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Now let's say that athlete tweets something extremely offensive to thousands of people. Is that sports organization not supposed to punish the athlete for his/her comments? Should brands continue endorsing?
This is exactly what happened to Pittsburgh Steelers running back Rashard Mendenhall. In the days following Osama bin Laden's death, Mendenhall tweeted some misbegotten thoughts that could be interpreted as sympathetic to bin Laden (personally, not as leader of al Qaeda). He tried to explain himself, but just dug the hole deeper, until Champion dropped him as an endorser. The Steelers tend to keep their discipline for stuff like this out of the papers, but it's worth mentioning that Mendenhall hasn't tweeted since last season's training camp started.
Hindu Muslim Catholic
Rational romantic mystic
Armchair rocket scientist
Deconstruction primitive performance photo-realist
Be-bop or a one drop or a hip-hop lite pop metallist
Gold adult contemporary urban country capitalist
Don't Let's Start was not perceived as a standout track to us or really anyone in our audience until many months after the album was out. A Pittsburgh radio station started playing it like it was a hit song, and that really turned it into something else.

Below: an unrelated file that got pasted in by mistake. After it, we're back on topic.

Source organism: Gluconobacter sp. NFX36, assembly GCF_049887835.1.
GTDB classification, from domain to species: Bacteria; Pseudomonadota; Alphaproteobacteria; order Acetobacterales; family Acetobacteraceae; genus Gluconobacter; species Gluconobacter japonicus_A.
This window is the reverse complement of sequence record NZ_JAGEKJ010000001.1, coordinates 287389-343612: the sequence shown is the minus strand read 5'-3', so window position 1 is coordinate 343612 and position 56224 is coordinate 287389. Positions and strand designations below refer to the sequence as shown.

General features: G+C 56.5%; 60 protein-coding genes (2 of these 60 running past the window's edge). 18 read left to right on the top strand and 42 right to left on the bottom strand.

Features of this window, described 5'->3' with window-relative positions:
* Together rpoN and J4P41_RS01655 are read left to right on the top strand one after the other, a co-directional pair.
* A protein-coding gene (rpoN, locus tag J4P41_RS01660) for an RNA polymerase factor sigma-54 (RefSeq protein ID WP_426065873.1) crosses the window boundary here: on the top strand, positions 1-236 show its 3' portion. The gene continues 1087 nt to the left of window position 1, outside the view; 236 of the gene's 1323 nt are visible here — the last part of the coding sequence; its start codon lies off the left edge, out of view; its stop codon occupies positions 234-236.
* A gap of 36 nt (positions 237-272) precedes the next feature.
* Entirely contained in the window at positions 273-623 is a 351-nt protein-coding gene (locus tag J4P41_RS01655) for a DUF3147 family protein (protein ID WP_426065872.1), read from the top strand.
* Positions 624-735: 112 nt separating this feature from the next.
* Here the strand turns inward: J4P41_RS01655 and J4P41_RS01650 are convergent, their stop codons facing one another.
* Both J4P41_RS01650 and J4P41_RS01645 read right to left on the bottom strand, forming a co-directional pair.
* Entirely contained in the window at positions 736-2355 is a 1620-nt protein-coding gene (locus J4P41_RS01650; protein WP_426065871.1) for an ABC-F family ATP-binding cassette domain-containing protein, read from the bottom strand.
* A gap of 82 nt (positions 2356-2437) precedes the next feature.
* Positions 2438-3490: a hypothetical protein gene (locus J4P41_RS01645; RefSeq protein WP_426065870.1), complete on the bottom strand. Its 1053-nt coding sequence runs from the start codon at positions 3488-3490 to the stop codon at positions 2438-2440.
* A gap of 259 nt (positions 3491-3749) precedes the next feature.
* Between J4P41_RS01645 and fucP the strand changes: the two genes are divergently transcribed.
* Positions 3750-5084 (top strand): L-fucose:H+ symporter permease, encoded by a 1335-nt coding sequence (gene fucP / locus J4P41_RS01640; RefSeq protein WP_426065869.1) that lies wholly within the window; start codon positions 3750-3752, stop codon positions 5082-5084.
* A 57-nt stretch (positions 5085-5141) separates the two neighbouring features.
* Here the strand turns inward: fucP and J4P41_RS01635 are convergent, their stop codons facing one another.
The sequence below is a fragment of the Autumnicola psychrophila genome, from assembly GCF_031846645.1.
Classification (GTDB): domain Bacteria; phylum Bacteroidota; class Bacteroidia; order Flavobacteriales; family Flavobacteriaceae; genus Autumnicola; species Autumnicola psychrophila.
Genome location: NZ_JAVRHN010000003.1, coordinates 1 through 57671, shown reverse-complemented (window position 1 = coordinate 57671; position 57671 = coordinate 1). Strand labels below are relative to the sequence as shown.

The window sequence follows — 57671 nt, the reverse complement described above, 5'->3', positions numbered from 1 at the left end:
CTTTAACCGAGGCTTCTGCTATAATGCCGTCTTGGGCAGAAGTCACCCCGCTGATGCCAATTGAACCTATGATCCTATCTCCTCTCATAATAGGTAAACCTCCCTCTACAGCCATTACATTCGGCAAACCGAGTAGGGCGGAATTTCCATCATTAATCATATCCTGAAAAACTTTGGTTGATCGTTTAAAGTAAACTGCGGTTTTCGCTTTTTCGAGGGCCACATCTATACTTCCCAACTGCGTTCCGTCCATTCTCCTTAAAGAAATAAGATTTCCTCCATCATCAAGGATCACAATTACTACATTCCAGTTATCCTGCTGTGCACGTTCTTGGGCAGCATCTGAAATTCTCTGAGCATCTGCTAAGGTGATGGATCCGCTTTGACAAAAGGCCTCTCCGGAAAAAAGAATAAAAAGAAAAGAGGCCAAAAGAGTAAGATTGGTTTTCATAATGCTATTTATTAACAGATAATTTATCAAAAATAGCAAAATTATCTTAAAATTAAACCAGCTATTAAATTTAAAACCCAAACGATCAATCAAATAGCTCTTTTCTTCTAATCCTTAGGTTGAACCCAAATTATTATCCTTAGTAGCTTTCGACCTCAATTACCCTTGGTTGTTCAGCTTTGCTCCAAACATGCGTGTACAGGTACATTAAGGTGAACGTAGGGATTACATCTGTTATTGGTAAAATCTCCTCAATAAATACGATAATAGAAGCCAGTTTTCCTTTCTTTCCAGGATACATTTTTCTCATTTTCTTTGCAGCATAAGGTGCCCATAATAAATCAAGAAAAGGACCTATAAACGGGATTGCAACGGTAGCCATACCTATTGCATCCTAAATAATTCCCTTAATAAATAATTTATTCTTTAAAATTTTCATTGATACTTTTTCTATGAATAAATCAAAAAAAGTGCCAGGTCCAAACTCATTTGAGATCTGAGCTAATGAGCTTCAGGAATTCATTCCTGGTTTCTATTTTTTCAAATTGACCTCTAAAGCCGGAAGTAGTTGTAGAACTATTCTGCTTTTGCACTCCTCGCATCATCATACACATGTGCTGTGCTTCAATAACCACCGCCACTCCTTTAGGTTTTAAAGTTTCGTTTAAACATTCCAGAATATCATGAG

We keep hearing echoes of WXXP in Pittsburgh, even after all these years. That was the most daring rock playlist in the city in the late '80s, but without all the WTF-ishness of WRCT. We'll never see its like again, though, especially with Clear Channel and CBS dominating the market.
Until 480 Mbps high-speed USB was widespread, Apple had specific use cases for USB and Firewire. USB replaced ADB and RS-232 for devices like keyboards, mice, and modems. Firewire replaced SCSI for devices that needed higher speeds, mostly hard drives, but later digital video.
The original iPod was a Firewire device because USB 2.0 was still a paper spec when the iPod was in development. If you were prototyping a new device built around a 5 GB hard drive, and given the choice of a 400 Mbps Firewire connection or a CPU-dependent 12 Mbps USB 1.1 connection to fill that drive, which would you choose? Creative Nomad players from that same era had both USB 1.1 (sloooowww sync, but PC compatible) and Firewire (fast sync) ports, but they were also much larger than the iPod. They also had more space, and were not lame.
To avoid the appearance of "marketing trolling", future references to product names will be replaced by more meaningful titles, like "Asparagus Peeler" or "Irving".
Sent from my Tin of Christmas Cookies
The product that we displayed was an actual Fermi board. The demo ran on Fermi silicon.
But the mounting screws weren't actual Fermi mounting screws. How can we ever trust you again!?